We need you: How neurodivergent people are key to future innovation and positive change

Black writing across a white background reads "Neurodiversity Celebration Week, March 13-19, 2023, www.neurodiversityweek.com'. To the left of the writing is an image of a lightbulb with a colourful brain inside it.

Did you know that one in eight Australians are neurodivergent? 

From workplaces, schools, sporting clubs and more, neurodivergent people are always present in our community – which is why it’s important we make a commitment to understand and respect them. 

What is neurodiversity? 

A neurodivergent person is a person whose brain differs, or diverges, from the brains of the majority of the population. A neurodivergent brain thinks, moves, processes information, and communicates in unique and different ways. 

The term neurodiversity is often considered an umbrella term for many alternative thinking styles including ADHD, Autism, Dyslexia, Dyspraxia and Dyscalculia. 

For some, the term is considered to include any type of mind that diverges from dominant societal norms, standards and expectations and incorporates further experiences such as OCD, C-PTSD, Fetal Alcohol Spectrum Disorders and more.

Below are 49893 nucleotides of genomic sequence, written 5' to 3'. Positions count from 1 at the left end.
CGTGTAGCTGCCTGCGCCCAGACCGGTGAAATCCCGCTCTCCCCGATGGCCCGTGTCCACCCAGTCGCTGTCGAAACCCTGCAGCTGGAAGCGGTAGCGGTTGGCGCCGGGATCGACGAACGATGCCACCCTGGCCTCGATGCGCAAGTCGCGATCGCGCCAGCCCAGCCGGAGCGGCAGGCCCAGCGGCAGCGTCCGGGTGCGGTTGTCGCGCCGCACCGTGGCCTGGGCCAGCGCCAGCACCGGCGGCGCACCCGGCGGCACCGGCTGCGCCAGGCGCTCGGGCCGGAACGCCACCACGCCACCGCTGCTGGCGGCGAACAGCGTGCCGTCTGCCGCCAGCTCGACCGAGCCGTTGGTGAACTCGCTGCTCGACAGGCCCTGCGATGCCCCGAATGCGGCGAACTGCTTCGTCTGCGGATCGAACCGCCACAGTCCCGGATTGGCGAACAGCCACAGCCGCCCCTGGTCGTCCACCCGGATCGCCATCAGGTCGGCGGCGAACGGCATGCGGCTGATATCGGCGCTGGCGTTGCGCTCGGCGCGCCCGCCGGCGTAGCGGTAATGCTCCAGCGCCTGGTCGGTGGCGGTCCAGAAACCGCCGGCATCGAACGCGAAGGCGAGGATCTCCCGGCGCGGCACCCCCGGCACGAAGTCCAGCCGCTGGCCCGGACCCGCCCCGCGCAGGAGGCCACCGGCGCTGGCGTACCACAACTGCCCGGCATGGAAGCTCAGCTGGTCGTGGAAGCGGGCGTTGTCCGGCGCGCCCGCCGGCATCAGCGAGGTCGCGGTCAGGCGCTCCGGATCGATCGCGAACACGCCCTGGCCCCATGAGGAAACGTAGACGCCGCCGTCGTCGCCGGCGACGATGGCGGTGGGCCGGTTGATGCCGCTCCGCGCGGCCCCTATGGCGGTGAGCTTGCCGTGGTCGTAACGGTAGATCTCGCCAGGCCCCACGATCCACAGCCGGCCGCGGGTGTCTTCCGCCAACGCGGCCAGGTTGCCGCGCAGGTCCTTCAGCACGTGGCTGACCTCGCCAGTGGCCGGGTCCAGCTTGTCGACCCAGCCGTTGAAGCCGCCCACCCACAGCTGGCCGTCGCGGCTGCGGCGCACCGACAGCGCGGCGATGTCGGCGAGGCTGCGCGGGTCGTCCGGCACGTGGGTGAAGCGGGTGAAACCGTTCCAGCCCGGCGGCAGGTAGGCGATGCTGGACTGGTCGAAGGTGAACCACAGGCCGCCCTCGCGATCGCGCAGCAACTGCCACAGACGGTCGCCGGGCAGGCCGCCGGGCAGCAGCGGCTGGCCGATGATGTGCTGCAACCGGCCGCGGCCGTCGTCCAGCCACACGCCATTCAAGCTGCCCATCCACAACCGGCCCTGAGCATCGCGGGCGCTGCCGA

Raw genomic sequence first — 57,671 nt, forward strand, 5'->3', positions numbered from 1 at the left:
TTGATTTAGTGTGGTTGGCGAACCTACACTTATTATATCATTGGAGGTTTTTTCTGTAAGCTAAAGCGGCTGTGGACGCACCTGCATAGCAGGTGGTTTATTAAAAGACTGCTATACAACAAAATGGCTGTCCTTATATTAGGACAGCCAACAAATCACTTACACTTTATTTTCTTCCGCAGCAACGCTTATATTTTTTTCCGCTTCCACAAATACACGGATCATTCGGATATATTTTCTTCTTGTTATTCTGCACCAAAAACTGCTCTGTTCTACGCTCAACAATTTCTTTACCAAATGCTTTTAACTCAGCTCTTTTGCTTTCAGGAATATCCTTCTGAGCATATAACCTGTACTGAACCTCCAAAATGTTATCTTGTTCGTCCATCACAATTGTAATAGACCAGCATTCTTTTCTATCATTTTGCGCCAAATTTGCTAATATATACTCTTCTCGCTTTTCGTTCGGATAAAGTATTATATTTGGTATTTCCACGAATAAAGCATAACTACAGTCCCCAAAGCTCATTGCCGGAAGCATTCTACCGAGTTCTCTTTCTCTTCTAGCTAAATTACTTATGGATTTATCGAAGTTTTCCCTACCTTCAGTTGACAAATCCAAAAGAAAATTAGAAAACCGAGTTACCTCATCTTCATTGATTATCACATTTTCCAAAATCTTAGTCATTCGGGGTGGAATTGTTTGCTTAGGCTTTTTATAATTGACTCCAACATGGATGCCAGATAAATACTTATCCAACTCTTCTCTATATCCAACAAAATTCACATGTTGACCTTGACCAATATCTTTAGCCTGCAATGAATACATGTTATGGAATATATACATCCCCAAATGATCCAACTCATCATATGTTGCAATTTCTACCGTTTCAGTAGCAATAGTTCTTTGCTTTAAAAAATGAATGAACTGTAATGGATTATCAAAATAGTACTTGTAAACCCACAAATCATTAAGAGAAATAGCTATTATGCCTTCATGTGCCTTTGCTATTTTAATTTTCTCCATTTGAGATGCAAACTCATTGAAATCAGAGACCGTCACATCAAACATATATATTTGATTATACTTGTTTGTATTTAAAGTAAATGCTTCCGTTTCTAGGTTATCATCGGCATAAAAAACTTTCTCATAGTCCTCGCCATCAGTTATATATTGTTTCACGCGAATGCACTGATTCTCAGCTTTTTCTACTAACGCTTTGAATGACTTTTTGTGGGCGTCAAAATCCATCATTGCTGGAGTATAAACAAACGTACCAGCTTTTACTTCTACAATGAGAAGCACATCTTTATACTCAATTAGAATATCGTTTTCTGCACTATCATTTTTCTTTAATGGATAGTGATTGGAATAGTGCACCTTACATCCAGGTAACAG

It’s important to use the term neurodiversity rather than labelling people with deficits or disorders, as neurodivergent people bring so many unique talents and strengths to the table. 

Celebrating Neurodiversity Week 

This Neurodiversity Week, we’d like to acknowledge that our neurodivergent employees are a huge asset to our organisation and we celebrate the array of strengths they bring to their roles. These can include creativity, ‘out of the box thinking’, perceptiveness, attention to detail, innovativeness, efficiency, thriving under pressure, pattern recognition and so much more. 

Even if two people share the same diagnosis, no two neurodivergent people are the same and each have unique and different profiles and strengths. Often, many neurodivergent people will have more than one diagnosis that falls under the umbrella of neurodiversity. 

It’s important to take a person-centred approach and tailor strategies to each individual neurodivergent person. At Monash Health, we are committed to the inclusivity and radical acceptance of our neurodivergent employees and patients and are excited to ensure their voices inform our upcoming Disability Strategy and Action Plan 2023-27. 

Many ‘challenges’ experienced by neurodivergent people are a direct result of trying to live in an environment and navigate systems designed by a majority population that do not accommodate their differing needs. 

Neurodivergent individuals bring so much value to the world. So many life-changing inventions, breakthroughs, works of art and real-world change and advocacy credited to the neurodiverse, including Alan Turin, Emily Dickinson, Albert Einstein, Bill Gates, and Greta Thunberg.  

In addition, many research findings and medical breakthroughs at our own health service can be attributed to our wonderful and talented neurodivergent employees. 

We always have, and always will, continue to benefit from different thinkers. #ThisisND